Because my surgery was in a different state, my family and I spent the day before driving into town and staying at a nearby hotel. I remember we ordered pizza and my dad cooked popcorn, but I didn’t feel like eating a thing. I woke up the next morning at 5 AM and we took a taxi to the hospital. After checking-in, we walked down the hallway as a nurse lead us to the preparation rooms.
The closer we got to the curtains the further behind I walked, until it was just me, standing there, crying.
The procedure took several hours, and I had been told upon waking up that I wouldn’t feel a thing. But I did. It was the most intense pain I have ever had and it lasted for my entire nine-day hospital stay and beyond. I woke up to extreme headaches, sensitivity to sound and light. I woke up with ataxia (loss of control of bodily movements) on my entire left side and extreme double-vision. I had to relearn how to eat, walk, talk and do everything. I woke up and wanted to go home, but I could barely function.
Following surgery, the hospital provided basic, simple physical therapy (PT). They had me walk around the hospital, but I was too afraid to do stairs.
After I left the hospital, I had to continue PT as well as begin occupational therapy (OT) as” home care.” These helped me learn to use a walker, re-learn to feed myself, and better utilize my left hand in the face of the ataxia.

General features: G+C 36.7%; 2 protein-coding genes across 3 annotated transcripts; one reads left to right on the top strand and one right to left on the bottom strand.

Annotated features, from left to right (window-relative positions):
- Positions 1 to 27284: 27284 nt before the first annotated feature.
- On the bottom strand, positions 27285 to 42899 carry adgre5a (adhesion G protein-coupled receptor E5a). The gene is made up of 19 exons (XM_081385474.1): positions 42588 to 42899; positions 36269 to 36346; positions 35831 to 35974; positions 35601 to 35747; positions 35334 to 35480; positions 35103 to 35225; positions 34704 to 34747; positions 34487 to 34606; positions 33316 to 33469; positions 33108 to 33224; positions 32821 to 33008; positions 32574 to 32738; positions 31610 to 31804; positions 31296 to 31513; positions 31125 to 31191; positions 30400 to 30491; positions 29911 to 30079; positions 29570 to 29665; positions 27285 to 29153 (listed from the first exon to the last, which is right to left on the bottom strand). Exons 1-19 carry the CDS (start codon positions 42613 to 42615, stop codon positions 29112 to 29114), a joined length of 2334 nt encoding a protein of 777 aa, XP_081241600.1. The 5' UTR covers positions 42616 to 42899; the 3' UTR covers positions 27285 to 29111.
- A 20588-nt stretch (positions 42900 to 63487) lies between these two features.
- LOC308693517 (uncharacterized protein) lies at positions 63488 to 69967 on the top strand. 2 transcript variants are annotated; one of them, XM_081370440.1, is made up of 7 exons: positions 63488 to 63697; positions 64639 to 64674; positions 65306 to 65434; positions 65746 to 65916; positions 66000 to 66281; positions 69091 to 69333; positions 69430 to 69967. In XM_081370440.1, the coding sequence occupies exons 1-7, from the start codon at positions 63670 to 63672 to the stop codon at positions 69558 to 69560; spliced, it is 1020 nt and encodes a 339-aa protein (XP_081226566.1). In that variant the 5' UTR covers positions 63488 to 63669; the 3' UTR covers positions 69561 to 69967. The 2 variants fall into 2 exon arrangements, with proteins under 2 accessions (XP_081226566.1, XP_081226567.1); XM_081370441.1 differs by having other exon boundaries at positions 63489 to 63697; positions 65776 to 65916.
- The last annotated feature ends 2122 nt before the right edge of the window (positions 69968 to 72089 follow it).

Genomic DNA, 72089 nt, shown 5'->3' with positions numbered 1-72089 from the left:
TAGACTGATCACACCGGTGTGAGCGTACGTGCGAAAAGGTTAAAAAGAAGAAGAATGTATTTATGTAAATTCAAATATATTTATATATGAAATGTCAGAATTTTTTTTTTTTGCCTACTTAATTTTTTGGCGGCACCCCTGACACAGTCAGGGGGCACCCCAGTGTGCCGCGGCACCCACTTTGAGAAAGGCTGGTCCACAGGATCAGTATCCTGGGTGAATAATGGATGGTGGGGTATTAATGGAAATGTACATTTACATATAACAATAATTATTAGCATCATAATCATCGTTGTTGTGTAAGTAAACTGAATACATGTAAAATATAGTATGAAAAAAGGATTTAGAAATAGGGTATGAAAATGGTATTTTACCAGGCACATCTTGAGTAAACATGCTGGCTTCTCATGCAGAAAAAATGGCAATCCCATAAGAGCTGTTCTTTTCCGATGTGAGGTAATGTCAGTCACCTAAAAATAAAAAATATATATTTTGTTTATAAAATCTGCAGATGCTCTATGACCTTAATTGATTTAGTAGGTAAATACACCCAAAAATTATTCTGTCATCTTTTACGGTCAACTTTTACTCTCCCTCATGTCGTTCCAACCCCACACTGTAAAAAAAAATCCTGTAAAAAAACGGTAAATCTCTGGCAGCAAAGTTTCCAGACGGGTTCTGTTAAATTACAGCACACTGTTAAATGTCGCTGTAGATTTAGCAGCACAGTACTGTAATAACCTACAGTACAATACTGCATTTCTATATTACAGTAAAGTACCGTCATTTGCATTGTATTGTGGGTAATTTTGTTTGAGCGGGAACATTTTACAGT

After a few months my recovery was slow, so I checked into an inpatient rehabilitation hospital called Helen Hayes. I lived on the stroke ward for a few weeks, because the brain injury unit was not the best fit for my health. There I had PT, OT and now speech therapy (ST) twice-a-day every single day. After my inpatient stay there, I moved, once again, to outpatient care. More PT, OT, ST, Vestibular and vision therapy a few times every week.
In PT, I worked on gaining strength in movements and working on my gait while walking. In Vestibular therapy, I worked on eye & head movements, while walking and preforming tasks. In OT, I did fine motor skills with my ataxia-impacted left hand – moving lentils into a cup, working on an arm bike, ect. In ST, I worked on my breathing and voice (it still does shake and waver at times). In Vision therapy, I practiced with hart charts, using both eyes for tracking and reading.
This month is my three-year “craniversary,” three years since my surgery. And, while I have made some significant strides, today I still contend with constant double vision, ataxia on my entire left side, nystagmus and tinnitus (along with a sensitivity to sound). The brain is unique, as is healing. I may never recover, doctors cannot say, all I know is I want to live now. And I am.